Being Lazy

Looking back now, I can honestly say that I am happy that our psychologist diagnosed Kaitlyn with Asperger’s.  While every day is an adventure, at least we can wake up each morning having some sense of what we are facing, and that makes a huge difference.

I have noticed a trend in talking with family, friends, and acquaintances with kids.  More and more, they reveal to me that their child, or their niece or nephew, or the neighbor kid, have been diagnosed with attention deficit disorder (ADD).  And that just strikes me as odd.

Growing up, I remember not being able to sit still for too long (that continues today), and having trouble focusing on things that did not pique my interest.  Kaitlyn is like that, too.  I would bet that most kids are that way.

Which brings me to the ease (or perceived ease) of diagnosing a child with ADD.  Your child cannot sit still?  Must be ADD.  Bounces from activity to activity?  ADD.  Doesn’t like doing homework?  You guessed it, ADD.

My question is, are more kids being diagnosed with ADD because it is an easy label to put on a child?  And a more accepted one than autism or Asperger’s?  When teachers and school staff hear a child has ADD, I bet they don’t think twice about being a little more comfortable with regards to having an action plan in place.  When they hear autism or Asperger’s, I imagine there is a collective cringing because each case is so unique.  ADD can be somewhat controlled by medication; autism and Asperger’s generally cannot be.

It would have been easy for our psychologist to mistake Kaitlyn’s Asperger’s traits with ADD symptoms.  But I am thankful that he dug deeper.  I am thankful that he took the time to really figure out what was going on.  I am thankful that he was not being lazy.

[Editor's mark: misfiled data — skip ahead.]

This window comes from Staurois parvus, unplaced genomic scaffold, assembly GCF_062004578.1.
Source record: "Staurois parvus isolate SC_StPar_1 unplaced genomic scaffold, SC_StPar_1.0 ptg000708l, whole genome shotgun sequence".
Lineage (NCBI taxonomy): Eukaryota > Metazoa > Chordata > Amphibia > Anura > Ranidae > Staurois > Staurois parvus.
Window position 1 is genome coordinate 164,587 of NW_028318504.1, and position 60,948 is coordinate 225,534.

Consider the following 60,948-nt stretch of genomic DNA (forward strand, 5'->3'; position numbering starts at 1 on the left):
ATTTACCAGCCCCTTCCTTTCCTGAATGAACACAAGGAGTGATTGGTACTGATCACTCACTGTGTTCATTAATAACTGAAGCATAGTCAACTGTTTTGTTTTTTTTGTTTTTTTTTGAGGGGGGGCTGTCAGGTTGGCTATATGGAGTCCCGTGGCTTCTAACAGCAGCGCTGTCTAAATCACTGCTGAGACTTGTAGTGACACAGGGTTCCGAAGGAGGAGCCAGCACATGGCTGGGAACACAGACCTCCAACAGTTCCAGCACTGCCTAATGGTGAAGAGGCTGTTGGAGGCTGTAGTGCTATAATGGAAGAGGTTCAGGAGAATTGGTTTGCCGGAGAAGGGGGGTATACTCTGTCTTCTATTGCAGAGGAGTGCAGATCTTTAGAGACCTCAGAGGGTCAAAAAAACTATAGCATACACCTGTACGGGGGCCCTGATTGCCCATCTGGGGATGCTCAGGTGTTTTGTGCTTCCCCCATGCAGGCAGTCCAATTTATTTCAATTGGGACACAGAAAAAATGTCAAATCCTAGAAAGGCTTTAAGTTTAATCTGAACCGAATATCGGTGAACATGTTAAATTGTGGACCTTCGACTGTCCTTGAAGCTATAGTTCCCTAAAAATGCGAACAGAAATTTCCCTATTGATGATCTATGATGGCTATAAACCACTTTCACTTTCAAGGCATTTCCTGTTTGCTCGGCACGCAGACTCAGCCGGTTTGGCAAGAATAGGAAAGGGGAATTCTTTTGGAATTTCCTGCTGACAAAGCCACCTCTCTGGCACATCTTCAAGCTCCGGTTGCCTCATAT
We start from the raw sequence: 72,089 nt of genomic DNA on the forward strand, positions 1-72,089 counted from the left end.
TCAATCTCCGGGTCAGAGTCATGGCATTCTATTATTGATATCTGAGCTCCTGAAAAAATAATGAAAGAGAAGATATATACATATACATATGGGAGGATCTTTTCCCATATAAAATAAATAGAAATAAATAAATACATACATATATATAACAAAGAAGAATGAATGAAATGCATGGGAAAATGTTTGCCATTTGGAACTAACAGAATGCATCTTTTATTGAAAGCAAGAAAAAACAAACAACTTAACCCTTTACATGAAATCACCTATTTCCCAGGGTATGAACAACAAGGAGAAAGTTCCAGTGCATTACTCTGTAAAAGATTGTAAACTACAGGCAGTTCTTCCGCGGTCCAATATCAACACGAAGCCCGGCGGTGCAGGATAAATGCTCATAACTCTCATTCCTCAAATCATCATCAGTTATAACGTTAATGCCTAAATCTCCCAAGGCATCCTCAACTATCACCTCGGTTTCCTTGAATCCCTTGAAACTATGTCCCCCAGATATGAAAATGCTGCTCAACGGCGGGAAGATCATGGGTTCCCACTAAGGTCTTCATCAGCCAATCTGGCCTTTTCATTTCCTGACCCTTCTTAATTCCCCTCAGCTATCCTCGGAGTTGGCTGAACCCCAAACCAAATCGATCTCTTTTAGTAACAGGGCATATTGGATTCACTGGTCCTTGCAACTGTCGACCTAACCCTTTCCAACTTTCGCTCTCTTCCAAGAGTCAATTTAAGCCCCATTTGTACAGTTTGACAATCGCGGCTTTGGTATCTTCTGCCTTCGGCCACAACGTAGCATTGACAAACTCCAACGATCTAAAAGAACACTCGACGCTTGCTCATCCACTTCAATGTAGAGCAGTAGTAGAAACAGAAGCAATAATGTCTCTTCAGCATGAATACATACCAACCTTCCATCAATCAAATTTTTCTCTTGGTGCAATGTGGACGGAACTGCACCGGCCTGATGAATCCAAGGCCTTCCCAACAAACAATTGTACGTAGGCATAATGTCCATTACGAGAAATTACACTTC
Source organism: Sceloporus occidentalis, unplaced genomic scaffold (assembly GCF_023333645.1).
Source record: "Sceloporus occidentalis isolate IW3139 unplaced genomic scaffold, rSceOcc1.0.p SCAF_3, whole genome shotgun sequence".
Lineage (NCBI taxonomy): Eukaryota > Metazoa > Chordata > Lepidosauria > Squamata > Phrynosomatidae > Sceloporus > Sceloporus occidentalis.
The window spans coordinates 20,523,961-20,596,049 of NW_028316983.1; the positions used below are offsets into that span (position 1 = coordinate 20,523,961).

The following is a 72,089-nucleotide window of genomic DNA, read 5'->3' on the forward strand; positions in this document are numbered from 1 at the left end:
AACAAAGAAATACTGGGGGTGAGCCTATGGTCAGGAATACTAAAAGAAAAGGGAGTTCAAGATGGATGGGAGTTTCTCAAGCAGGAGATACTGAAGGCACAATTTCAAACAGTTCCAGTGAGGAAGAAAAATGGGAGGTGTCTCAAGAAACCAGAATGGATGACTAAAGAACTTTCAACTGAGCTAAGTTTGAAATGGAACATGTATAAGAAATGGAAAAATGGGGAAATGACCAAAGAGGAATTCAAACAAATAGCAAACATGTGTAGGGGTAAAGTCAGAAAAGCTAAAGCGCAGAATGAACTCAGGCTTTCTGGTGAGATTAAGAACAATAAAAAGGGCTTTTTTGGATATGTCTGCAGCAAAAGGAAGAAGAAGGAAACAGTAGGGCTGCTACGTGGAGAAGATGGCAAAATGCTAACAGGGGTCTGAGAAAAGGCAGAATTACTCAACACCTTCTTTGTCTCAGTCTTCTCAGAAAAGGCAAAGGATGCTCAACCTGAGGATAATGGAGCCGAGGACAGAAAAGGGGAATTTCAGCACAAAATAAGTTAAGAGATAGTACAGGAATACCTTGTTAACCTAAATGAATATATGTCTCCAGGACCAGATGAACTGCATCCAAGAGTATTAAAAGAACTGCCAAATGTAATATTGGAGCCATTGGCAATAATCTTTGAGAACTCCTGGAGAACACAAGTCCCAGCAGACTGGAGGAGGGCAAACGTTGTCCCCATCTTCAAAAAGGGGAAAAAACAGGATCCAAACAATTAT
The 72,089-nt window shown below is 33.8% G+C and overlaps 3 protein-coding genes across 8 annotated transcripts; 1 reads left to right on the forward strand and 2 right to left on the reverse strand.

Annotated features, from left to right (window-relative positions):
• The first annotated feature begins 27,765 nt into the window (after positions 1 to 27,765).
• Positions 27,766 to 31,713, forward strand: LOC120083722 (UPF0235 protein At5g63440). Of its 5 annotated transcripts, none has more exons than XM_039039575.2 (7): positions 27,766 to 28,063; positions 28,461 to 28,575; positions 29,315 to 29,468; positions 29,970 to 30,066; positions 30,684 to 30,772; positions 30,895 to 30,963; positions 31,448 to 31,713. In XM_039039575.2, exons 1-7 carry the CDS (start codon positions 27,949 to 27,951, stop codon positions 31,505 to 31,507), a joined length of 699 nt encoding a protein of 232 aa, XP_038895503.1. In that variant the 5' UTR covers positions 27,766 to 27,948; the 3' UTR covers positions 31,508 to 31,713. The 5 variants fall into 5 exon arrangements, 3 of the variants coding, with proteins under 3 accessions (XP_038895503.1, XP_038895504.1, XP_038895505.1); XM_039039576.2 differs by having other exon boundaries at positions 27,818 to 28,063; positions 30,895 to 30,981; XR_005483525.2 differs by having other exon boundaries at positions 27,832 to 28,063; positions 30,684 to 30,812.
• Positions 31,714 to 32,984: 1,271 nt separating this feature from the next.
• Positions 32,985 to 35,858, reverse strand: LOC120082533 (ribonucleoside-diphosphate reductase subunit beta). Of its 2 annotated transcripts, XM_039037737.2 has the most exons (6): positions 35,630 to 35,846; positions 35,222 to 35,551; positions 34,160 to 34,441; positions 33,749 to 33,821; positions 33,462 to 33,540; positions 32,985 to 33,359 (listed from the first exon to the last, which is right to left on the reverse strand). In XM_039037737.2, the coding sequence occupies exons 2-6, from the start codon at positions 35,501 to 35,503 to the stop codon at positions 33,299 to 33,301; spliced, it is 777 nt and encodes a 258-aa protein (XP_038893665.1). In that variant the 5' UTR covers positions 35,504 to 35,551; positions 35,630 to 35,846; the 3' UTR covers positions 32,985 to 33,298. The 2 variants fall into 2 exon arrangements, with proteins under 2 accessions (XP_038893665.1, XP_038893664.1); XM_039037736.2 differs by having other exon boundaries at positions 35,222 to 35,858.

3 responses

  1. I agree. This is the same thing with my daughter. She was originally diagnosed ADHD, but now it is clear that it is high-functioning Autism SPectrum Disorder

  2. I agree…and so do many ASD specialists. I think too often parents dont want to deal with their child’s irregular behavior and instead of changing their parenting styles or child’s habits, they just want a reason why and a “fix”. And now we have children who think something is wrong with them…when really they are just kids. And I am completely on the same page as you about teachers…dealing with ASD takes a lot more commitment and effort and many are too unfamiliar and find it overwhelming. In many respects I cant blame them – teachers in FL dont have much freedom over the way their classrooms are run anymore, thus they dont want to put the energy into learning about teaching a child any differently than the rest of their students. It makes me so sad.

    1. And parents can be too willing to accept the easy diagnosis, thus having that potential “fix.” I hate that teachers have zero freedom over their classrooms. They have no incentive to make the classroom their own anymore. Sadly, they have to be so concerned with teaching to FCAT.

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